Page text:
If we were to look at each game in the Mass Effect series as standalone products, Mass Effect one was a great game that handled that delicate balance well. Players could choose to go through the side missions, or just go with the storyline missions and finish the game rather early. With side missions, players were able to explore, define and establish relationships with other characters as well as behold the beauty of the universe BioWare created. They were also able to go through these missions in whatever order they wanted to. Mass Effect 2 signaled a shift to a more narrative-driven experience that had some side missions integrated as options to explore in the order they wanted to as well.
What’s even more interesting is the increase of side missions being implemented into games, for better or for worse. Lately, a lot of developers seem to put optional side missions in for players to explore more into the mythos of the game world as well as their own characters history. These quests can last throughout a whole game, such as collecting pages of a book, or a battle against a past foe. For the most part, I can understand the feel for them and the desire for them, but sometimes they can feel like they are tacked on for the sake of lengthening a campaign.
For example, one of my favorite games in this current generation of gaming would be Red Dead Redemption. The side quests in the game fit really well into the mythos of the story being told and shed light on both the world and John Marston himself. Depending on how you reacted or went through the side missions, helped determine your morality and the way townsfolk would look at you. It differentiated dialogue and really gave a feeling that you as a player shaped the way you would experience the game. The side missions did not feel too intrusive and had me immersed. I did not want to just complete them for the sake of a completion achievement, but I wanted to actually play through them. In contrast, a game I felt really missed the mark on side mission integration was Dead Space 3. While the idea of exploring the trip down dementia road with John Carver seemed intriguing, the side missions all felt way too similar in both the visuals and gameplay. My friend and I both started to feel like it was a chore, and only continued to go for them for the sake of the achievement and not out of enjoyment.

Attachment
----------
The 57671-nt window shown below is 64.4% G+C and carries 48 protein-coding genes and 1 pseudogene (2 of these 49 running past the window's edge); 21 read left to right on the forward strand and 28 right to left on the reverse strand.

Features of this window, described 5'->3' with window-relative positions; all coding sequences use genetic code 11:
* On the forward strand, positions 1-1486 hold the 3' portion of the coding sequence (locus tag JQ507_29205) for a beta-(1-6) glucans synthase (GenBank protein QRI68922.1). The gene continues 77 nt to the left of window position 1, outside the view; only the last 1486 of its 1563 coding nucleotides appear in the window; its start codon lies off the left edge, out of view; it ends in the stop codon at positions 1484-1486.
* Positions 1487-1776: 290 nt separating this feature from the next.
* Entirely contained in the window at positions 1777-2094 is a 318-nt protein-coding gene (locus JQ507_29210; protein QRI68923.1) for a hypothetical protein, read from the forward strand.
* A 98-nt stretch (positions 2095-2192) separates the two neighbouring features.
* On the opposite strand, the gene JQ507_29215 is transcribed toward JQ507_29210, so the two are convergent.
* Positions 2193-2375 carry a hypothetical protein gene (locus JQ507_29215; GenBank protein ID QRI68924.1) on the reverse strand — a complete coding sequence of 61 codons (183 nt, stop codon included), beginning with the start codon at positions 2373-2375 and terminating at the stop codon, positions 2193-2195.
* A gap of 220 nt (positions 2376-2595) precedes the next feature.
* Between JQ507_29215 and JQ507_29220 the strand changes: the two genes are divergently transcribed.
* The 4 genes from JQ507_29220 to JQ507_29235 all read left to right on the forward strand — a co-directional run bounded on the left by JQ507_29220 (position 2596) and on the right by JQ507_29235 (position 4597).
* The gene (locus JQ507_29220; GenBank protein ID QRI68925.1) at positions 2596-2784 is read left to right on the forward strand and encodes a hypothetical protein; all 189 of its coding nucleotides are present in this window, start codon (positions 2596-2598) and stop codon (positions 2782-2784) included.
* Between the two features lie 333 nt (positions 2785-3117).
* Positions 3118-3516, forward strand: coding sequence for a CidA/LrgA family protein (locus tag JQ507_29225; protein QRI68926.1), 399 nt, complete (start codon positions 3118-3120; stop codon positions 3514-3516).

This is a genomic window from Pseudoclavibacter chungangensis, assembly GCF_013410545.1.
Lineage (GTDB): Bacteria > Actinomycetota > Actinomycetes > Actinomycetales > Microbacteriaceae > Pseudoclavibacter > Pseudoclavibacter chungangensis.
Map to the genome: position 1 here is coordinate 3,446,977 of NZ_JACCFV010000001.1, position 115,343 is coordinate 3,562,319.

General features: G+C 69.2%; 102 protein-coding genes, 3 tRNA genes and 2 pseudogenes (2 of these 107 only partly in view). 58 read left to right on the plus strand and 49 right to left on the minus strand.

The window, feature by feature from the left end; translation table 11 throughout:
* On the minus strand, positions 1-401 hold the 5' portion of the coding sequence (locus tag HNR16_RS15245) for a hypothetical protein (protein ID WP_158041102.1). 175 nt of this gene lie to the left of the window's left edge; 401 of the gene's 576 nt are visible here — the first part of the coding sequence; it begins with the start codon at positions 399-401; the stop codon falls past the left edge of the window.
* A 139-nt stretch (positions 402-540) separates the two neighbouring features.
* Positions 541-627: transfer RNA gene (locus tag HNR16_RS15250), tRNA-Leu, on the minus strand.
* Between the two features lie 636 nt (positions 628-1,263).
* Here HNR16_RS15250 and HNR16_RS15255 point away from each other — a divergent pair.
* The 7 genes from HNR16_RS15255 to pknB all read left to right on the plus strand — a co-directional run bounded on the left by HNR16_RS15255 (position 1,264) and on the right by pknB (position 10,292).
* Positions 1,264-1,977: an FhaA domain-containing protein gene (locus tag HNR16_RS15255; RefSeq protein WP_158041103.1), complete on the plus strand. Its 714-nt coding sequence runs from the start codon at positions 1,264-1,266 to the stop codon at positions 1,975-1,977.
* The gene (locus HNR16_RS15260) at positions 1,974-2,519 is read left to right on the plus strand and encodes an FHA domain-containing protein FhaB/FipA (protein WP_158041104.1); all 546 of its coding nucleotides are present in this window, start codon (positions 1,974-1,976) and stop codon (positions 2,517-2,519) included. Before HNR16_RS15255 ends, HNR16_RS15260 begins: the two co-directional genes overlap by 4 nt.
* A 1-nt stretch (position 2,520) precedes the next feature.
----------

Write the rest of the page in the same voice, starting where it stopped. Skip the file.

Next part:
Of course, there are games that I believe are phenomenal and are completely linear. Telltale’s The Walking Dead is an amazing game that is purely driven by events pushing the story forward. Halo: Reach is a very well paced game that not only explores the mythos of the Halo canon, but delivers a solid story without having to rely on side quests to further develop the story.
In the end, I think what it all boils down to is the context of the story and how it needs to be delivered; is it meant to be heavy-handed and experienced straight through, or is there more to the world itself than just that single story? Do the side quests have a significant impact on the main story, even if it’s a little bit? That is what determines when a game needs to be more open versus more constricting.
You have played these games below, what do you think? What makes a game immersive?